Female Octopuses Are My Heroes: They Throw Objects At Males Who Harass Them

Do you consider yourself a feminist? Or, more specifically, do you support a female’s right to physically protect herself from unwanted sexual advances? If you said yes to either of those, then you’re going to love this: Female octopus throw objects at unwanted male pursuers. Here’s what the scientists know.


Female Octopus Throw Objects At Males Making Unwanted Sexual Advances

As it turns out, female octopuses are the original feminists of the world. For centuries, this animal frightened humans and their activity baffled scientists. Now, of course, we actually know a lot more about these fascinating creatures. They have relatively large brains for their size, can learn to open jars, and are fiercely loyal and protective mothers. According to these scientists, they’re also feminists. At least, that’s how we’d like to see it.


In 2015, scientists from Canada, the United States, and Australia noticed female octopuses exhibiting slightly odd behavior. It appeared as though the octopus were throwing things at each other. At first, they thought that perhaps they were just moving things out of their way to make room for a nest. Intrigued, they decided to study this behavior a little bit further. (1)


The Research

The research team went to Jervis Bay in Sydney, Australia, where a large population of the creature exists. Upon studying them and recording how and what they were throwing, they noted a few key observations:

  1. Female octopus regularly participate in various kinds of object throwing
  2. They usually throw silt, shells, and other materials out of the way when building a nest
  3. Sometimes, they had a target: This was always a male trying to mate with them

What the researchers found is that the females actually throw differently when targeting a male versus when simply moving objects out of their way. This is generally thought to be because one is meant for aggression while the other is not.

A female octopus throwing objects and males
A female octopus throwing objects. Image Credit: BioRXiv

Read: Woman Says She Was Raised To Take Care Of Her Husband, Gets Roasted With 14 Responses


Throw Like A Girl

When a female is simply trying to toss something out of the way, the researchers noted that these throws had a different style. For these objects, the females usually threw them using their front two tentacles.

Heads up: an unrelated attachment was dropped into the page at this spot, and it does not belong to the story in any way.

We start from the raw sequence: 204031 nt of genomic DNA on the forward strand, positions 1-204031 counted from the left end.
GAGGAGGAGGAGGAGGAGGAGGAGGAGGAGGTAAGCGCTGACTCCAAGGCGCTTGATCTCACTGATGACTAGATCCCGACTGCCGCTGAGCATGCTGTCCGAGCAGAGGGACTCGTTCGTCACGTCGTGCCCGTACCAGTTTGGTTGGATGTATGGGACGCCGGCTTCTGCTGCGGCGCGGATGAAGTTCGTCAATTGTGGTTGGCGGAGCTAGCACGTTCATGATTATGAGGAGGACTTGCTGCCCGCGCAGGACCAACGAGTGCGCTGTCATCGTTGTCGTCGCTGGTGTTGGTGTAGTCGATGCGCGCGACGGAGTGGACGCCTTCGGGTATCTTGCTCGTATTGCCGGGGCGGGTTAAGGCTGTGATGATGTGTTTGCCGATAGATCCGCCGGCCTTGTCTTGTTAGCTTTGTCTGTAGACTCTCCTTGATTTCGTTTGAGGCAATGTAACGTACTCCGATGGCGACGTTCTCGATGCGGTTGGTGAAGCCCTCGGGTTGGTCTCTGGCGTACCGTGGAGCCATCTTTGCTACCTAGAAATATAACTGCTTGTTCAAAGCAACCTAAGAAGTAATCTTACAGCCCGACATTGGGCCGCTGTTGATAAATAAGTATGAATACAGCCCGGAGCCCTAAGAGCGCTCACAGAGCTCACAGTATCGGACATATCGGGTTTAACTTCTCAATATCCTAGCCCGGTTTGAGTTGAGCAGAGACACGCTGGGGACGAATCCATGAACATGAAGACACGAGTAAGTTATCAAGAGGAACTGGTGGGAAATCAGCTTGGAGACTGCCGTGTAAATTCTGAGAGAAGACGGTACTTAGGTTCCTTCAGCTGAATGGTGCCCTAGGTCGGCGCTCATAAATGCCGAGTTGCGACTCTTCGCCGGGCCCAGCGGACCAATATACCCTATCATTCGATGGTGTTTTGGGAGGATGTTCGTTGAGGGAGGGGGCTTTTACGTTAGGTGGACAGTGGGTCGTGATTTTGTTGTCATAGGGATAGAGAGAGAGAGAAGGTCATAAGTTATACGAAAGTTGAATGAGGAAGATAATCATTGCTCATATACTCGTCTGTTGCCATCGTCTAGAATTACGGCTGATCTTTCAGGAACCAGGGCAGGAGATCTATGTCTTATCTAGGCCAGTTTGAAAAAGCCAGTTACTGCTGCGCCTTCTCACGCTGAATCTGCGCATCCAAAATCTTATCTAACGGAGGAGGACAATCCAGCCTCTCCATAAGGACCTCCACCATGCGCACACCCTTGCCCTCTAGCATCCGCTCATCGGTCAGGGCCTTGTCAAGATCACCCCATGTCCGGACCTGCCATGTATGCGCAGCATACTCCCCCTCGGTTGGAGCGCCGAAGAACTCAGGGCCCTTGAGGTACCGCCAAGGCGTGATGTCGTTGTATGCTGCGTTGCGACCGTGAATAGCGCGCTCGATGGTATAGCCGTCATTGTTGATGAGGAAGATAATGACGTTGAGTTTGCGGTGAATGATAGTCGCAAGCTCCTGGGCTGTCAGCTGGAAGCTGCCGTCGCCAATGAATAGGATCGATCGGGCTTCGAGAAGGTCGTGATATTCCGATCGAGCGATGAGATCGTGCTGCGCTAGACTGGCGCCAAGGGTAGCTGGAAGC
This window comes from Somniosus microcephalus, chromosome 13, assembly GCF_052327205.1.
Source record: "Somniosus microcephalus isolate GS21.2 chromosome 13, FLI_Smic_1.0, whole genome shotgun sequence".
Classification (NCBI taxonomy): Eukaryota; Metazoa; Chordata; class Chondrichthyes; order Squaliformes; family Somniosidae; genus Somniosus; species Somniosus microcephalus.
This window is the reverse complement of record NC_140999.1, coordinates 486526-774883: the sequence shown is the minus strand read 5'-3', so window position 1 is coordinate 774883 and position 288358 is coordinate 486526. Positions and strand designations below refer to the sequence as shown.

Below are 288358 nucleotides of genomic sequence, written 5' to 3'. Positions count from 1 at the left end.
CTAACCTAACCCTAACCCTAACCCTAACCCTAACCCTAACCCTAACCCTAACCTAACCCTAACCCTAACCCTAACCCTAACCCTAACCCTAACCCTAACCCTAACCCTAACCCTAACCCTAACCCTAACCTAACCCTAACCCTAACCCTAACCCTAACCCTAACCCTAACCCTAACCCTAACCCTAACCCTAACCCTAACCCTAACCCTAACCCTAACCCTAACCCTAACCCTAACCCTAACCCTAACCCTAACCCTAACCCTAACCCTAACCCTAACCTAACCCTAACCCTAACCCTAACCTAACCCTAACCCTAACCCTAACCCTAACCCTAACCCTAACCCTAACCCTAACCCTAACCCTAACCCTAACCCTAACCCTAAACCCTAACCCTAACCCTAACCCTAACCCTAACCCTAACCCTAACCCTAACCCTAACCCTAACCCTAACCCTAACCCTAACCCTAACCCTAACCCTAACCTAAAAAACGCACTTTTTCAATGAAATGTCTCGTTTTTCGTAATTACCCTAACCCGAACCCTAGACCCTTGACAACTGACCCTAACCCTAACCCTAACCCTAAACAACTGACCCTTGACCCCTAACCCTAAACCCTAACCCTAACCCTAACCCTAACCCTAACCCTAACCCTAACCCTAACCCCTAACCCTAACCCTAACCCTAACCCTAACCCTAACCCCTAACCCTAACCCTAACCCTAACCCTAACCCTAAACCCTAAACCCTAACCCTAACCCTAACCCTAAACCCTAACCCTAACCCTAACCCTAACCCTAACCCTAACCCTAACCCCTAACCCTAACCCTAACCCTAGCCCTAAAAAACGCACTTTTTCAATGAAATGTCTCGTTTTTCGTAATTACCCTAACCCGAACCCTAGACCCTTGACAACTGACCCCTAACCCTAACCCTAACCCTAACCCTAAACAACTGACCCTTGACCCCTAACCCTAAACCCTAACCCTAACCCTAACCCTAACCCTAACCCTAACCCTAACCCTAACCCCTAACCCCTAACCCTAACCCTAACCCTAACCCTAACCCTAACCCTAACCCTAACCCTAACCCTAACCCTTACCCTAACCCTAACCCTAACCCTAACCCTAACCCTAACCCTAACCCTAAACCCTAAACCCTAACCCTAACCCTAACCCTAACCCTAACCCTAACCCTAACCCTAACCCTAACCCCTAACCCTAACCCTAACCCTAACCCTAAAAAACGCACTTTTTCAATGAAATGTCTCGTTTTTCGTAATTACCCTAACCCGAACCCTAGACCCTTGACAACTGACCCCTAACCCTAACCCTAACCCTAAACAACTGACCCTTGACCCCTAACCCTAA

When hurling objects at unwanted male transgressors, however, it was quite different. The females first bring the weapon of choice underneath their bodies. They then place the object over top of a siphon that they use to push out a very quick jet of water. Then, when they launched the object at the male, they always threw it using the first and second tentacle, instead of the front two. Weapons of choice are usually silt, shells, and rocks.


Some Males Just Don’t Get It

The males will attempt to duck these hurling objects, but the females are shockingly accurate with their aim. The scientists found that the males were able to successfully dodge the objects about 50% of the time. This, of course, means that the other 50% of the time the dudes are getting whacked.


Despite this, the males are still surprisingly persistent. On one occasion, a female threw silt at an unwanted male pursuer 10 times before he finally got the point. One important thing that the researchers noted, however, is that no matter what, the males never attempted any form of retaliation.


Not The Only Feminists In The Wild

Female octopuses aren’t the only animals who said “we’ve had enough of men!” and started doing things their own way. Here’s a list of female animals who are better feminists than most people:

  • Komodo Dragons: These large lizard creatures developed a way to reproduce with any form of male intervention. Really, is the male half of this species even necessary? (2)
  • Elephants: Unlike many animal species, the leader of a herd of elephants is always the oldest female. If the herd decides that the female in charge isn’t doing a great job, they politely ask her to leave and another female steps up. No harm, no foul. (3)
  • Lions: While yes, the male is still head of the pride, without the females he’d be long gone. They do all the hunting and work together as a pack to raise their young. Talk about women raising each other up! (4)
  • Market Squids: Pretty sure this is where the phrase “grow a pair” comes from. When males are giving them unwanted attention, the females flash fake testicles to make the male lose interest. (5)
  • Bees: The leader is literally called their queen, and you know what? They all basically worship her. Everything the little worker bees do is to make sure she is healthy and protected. (6)

Keep Reading: 20 times women took down toxic men in truly majestic fashion


  1. Female octopuses observed throwing stuff at males harassing them.” Phys. Bob Yirka. August 30, 2021.
  2. Female Komodo Dragon Has Virgin Births.” Live Science. Jeanna Bryner. December 20, 2006.
  4. In real life, Simba’s mom would be running the pride.” National Geographic. Erin Biba. July 8, 2019.
  5. Female Squid Wear Fake Testes to Avoid Male Advances.” Live Science. Megan Gannon. September 16, 2013.
  6. Understanding the Role of the Queen Bee in a Hive.” Dummies. Howland Blackiston.
Julie Hambleton
Freelance Writer
Julie Hambleton has a BSc in Food and Nutrition from the Western University, Canada, is a former certified personal trainer and a competitive runner. Julie loves food, culture, and health, and enjoys sharing her knowledge to help others make positive changes and live healthier lives.